Students were directed toward the student federation UNEF, which at that time was dominated by the social democratic United Socialist Party (Parti socialiste unifié—PSU), led by Michel Rocard. De Massot writes: “For organizing resistance the students had a trade union, the Union National des Étudiants de France.... With the beginning of the real struggle, the UNEF recovers its full significance despite the hesitation and weaknesses of its leadership. With its responsible intervention in its role as a student trade union organisation, it makes the struggle against repression an issue for the masses of students and confronts the worker organizations with their own responsibility. It is the means for the mobilization of students and simultaneously makes possible a genuine struggle for the united front” (emphasis in the original).
In an attack directed against the Pabloites, de Massot writes: “Whoever rejects the struggle for the united front of workers and their organizations in favour of a so-called united front from below which simply ignores the organizations established by the working class over one-and-a-half centuries of struggle and sacrifice—the organizations by which it constituted itself as a class, conscious of itself and its struggle against capital, and in the ranks of which it necessarily comes together in order to lead this struggle—whoever confuses the mass organizations with their bureaucratic leadership, whoever screams ‘CGT betrayal’ and simply sweeps, with a brush of the hand, the trade unions and political parties from the map of the class struggle, retreats from the struggle against the bureaucracies and the capitalist state.”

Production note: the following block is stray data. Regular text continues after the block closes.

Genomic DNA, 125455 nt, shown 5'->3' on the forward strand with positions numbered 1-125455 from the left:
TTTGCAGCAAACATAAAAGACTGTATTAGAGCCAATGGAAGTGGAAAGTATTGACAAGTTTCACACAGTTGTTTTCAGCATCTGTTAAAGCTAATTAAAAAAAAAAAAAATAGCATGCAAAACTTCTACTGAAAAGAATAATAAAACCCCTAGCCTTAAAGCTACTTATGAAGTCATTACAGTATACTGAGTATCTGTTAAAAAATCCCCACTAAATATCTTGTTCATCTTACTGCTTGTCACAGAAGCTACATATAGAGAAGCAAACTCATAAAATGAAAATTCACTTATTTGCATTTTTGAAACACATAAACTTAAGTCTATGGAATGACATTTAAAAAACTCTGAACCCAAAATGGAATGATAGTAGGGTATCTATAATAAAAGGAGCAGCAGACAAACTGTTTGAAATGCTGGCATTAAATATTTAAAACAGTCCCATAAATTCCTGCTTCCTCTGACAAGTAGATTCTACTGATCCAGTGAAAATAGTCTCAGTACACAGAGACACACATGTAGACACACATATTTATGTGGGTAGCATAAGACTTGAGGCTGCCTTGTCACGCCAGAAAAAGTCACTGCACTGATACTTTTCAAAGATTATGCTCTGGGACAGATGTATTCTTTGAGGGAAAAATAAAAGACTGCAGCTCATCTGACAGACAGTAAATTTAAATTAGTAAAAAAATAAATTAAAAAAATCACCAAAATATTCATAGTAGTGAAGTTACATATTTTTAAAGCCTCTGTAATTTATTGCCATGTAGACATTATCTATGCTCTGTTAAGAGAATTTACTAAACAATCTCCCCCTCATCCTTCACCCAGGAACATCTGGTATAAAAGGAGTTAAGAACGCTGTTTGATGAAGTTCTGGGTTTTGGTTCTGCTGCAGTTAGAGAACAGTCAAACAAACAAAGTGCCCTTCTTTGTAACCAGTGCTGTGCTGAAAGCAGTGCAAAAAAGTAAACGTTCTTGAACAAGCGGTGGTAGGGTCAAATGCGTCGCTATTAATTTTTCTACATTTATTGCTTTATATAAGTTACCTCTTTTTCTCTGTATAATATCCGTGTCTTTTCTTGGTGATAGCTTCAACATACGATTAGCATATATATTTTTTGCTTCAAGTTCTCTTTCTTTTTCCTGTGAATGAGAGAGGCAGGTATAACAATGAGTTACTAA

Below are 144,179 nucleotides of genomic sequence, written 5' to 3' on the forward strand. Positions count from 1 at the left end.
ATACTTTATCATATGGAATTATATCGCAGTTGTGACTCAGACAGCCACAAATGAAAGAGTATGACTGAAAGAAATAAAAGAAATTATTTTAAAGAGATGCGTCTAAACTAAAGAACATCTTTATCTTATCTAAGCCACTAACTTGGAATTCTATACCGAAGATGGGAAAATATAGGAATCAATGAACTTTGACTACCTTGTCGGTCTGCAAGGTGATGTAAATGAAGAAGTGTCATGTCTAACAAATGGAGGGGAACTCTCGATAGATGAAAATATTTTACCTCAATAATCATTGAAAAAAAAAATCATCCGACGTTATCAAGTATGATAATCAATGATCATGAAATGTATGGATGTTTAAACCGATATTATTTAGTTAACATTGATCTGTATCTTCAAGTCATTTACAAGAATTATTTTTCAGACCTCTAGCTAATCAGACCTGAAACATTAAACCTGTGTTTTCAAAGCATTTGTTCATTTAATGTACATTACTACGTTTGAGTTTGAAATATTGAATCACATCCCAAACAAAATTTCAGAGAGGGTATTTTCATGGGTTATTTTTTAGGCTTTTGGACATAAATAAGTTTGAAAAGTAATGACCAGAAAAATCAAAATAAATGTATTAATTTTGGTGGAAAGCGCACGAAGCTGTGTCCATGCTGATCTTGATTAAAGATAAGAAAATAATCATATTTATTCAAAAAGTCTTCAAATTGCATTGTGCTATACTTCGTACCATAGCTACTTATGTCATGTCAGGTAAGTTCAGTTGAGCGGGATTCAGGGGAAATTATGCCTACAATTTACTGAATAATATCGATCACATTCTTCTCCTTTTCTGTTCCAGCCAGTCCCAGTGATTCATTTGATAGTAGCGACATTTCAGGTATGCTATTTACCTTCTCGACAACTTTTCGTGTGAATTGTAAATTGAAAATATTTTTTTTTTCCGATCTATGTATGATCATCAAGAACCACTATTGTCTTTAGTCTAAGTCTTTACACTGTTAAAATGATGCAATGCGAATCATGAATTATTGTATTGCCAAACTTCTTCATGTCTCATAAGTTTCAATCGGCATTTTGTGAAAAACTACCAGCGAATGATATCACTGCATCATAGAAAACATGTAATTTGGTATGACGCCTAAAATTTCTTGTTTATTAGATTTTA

This glorification of the trade unions as organizations in which the working class “constituted itself as a class, conscious of itself and its struggle against capital” has nothing to do with the tradition of Marxism, but comes rather from the tradition of syndicalism, which has a long and notorious history in France. The Marxist movement has always maintained a critical stance to the trade unions. Already at the start of the twentieth century, Lenin stressed that trade union consciousness was bourgeois consciousness, and that in periods of extreme social tension (such as 1914 to 1918 in Germany) the unions invariably stood at the outermost right wing of the workers’ movement.